The Wikipedia article notes: “Some sources include the requirement that the curve may not cross the line infinitely often, but this is unusual for modern authors.” I like that the modern authors dissented, but I can’t help but know that what we inherit from our fathers is the lesson of how surrender, despite spending a lifetime willing yourself in its opposite direction, is the only law that can’t be broken. 

I imagine my father watching us fuck and take the pills Seth scored. I imagine my father getting sucked into the sky. 

He, a lapsed Catholic but a sentimental one, would have been upset to see the big church on fire. Since his death, these small mercies keep coming to mind, filing in with other thoughts, don’t forget keys, gotta do laundry, it’s good Dad wasn’t here to see that, but they don’t necessarily make me feel better. They make me think of how my dad no longer gets to do what he wants, or not do what he wants. He doesn’t even get the choice.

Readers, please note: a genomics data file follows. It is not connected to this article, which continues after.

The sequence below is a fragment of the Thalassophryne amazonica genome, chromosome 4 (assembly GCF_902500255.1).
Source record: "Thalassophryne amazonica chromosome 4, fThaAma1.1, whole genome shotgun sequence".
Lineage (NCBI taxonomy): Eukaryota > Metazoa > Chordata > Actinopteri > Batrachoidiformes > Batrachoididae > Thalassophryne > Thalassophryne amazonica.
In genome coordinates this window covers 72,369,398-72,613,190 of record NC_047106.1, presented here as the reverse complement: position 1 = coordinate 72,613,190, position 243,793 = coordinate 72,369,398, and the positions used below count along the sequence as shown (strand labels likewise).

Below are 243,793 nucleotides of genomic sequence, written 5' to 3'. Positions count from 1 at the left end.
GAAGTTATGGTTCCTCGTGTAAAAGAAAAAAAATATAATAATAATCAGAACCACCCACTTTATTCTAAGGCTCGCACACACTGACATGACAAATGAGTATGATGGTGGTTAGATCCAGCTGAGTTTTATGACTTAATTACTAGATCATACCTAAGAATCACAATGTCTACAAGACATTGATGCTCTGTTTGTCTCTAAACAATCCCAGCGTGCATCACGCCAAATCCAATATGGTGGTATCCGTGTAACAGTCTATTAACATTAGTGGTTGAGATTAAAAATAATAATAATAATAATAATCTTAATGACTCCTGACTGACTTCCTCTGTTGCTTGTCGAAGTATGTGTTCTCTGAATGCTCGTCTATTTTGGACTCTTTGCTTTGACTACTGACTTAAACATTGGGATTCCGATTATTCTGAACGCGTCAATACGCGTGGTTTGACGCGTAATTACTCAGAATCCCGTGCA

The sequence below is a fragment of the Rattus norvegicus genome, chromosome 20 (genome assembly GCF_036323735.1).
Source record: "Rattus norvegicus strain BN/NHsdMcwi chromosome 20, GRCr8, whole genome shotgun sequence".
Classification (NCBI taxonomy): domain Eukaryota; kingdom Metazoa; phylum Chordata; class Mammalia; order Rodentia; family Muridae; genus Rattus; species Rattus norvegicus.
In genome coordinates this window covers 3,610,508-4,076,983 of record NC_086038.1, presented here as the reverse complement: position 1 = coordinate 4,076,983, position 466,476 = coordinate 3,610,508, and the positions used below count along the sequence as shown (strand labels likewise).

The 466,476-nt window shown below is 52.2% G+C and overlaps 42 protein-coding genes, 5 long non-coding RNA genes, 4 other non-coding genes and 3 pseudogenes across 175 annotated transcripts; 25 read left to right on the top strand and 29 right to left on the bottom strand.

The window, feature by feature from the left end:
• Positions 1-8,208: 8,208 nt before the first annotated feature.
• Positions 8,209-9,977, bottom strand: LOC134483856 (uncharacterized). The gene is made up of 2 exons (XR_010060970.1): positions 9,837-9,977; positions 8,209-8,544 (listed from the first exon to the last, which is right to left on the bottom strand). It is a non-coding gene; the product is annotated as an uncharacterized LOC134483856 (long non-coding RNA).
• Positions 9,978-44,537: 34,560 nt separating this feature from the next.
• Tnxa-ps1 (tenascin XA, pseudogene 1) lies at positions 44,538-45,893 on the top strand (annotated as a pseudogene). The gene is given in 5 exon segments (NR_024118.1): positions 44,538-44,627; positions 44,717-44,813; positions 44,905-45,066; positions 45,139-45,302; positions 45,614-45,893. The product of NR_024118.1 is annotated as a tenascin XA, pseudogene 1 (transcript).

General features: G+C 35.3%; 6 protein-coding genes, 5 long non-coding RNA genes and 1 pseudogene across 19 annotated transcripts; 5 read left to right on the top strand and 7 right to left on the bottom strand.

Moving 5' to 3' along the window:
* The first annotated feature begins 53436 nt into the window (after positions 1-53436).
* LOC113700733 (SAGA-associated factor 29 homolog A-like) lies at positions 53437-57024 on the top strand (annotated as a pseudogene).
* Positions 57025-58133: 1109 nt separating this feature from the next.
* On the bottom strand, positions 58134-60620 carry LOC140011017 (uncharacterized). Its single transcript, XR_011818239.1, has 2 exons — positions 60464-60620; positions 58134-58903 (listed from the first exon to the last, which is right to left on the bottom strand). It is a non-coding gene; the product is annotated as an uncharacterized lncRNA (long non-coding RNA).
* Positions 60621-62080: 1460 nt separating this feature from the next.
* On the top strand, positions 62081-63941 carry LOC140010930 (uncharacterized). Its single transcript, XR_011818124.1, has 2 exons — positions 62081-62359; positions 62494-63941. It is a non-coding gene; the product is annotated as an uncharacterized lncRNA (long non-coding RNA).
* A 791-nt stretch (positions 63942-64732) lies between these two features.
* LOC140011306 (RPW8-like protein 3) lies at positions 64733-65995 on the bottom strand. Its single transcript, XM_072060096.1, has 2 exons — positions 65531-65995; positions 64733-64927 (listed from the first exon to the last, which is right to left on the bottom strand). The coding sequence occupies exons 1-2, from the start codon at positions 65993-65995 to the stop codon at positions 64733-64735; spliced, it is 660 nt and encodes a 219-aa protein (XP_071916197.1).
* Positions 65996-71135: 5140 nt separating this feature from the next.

Of course Seth was a top—but he was a service top, which is rare, so I didn’t know what to say when he asked me what I wanted. And then he kept asking, repeating the words but also asking in other ways without speaking. I didn’t know I needed that.

The pills made the surface of the walls pump slowly as though they were full of blood. I loved how furry the air felt around us. Around me. 

Seth was still awake as I fell asleep, his big eyes unsettling the ceiling. I imagined him dreaming, falling through darkness until light and thought were extinguished. Would he dream of his childhood, his father, or of elaborate hallowed buildings with vaulted ceilings and high sonorous corners where birds get trapped? It felt like a great gesture of trust, an exhilarated swooping decision, to let myself fall asleep next to this stranger in this strange room in this strange city in this new part of my life. In terms of surrender, what is the difference being letting yourself go out of control and letting yourself get very, very close to something that will extinguish who you are? How do you know when you need to do that? Do you do it intentionally or do you let it happen to you, and what really is the difference?